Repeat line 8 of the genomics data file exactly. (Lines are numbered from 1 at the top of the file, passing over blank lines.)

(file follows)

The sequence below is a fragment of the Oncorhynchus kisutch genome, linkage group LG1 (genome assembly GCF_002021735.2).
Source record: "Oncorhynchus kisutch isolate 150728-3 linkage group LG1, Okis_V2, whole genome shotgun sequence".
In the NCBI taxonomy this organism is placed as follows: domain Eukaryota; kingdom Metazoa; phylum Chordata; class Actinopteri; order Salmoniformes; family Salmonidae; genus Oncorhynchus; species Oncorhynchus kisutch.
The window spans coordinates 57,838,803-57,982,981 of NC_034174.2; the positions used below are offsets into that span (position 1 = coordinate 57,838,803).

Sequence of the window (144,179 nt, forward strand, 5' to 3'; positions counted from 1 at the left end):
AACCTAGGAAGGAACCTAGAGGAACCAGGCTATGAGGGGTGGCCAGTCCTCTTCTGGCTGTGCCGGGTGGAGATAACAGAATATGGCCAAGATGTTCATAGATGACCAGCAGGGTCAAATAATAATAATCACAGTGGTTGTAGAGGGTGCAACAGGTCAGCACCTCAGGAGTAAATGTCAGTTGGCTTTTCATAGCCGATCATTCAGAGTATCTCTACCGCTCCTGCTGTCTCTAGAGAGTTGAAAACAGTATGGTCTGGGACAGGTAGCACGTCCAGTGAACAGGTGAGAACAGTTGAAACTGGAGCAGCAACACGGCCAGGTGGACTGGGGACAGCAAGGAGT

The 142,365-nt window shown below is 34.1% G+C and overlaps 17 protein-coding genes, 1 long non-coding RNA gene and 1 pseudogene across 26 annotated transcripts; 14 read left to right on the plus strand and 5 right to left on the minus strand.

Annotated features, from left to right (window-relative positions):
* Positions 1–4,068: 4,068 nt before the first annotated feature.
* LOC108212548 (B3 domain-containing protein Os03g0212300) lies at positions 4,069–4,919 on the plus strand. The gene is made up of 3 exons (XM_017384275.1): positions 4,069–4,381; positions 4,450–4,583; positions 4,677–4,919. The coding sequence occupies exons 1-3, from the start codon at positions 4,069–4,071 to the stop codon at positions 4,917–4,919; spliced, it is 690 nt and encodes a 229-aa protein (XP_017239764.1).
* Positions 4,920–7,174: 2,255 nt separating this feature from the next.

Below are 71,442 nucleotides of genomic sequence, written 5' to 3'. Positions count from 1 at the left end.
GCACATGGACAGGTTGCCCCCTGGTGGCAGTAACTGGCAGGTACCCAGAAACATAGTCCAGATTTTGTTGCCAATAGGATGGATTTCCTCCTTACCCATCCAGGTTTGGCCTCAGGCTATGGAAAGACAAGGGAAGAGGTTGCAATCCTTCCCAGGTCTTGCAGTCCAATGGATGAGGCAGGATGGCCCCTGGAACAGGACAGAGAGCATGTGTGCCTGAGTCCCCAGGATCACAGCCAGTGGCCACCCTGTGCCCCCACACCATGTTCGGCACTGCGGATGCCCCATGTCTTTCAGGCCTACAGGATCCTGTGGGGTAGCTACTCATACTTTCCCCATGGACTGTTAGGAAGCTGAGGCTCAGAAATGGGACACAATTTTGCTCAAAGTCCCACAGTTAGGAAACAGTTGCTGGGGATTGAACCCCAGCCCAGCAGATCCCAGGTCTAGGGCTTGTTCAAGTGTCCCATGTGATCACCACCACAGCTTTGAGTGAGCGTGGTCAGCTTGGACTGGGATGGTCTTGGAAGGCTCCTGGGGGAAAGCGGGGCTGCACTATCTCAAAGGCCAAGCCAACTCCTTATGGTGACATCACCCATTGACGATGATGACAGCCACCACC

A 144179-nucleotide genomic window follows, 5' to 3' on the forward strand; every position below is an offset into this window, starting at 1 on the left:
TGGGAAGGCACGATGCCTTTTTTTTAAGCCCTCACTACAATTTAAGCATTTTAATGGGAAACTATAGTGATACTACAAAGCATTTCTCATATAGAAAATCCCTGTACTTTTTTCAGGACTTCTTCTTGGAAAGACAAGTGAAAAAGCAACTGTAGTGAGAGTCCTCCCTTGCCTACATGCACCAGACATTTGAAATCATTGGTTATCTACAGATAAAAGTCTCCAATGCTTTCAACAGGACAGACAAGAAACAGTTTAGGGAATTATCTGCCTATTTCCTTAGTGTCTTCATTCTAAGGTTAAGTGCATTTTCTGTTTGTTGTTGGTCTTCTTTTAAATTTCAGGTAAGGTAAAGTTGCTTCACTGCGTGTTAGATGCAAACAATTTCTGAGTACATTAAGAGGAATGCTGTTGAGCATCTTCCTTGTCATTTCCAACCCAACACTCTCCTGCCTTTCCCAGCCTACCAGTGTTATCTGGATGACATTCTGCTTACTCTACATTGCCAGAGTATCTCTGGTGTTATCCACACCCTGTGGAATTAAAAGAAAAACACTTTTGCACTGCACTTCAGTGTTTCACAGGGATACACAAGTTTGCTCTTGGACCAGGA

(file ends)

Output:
Annotated features, from left to right (window-relative positions):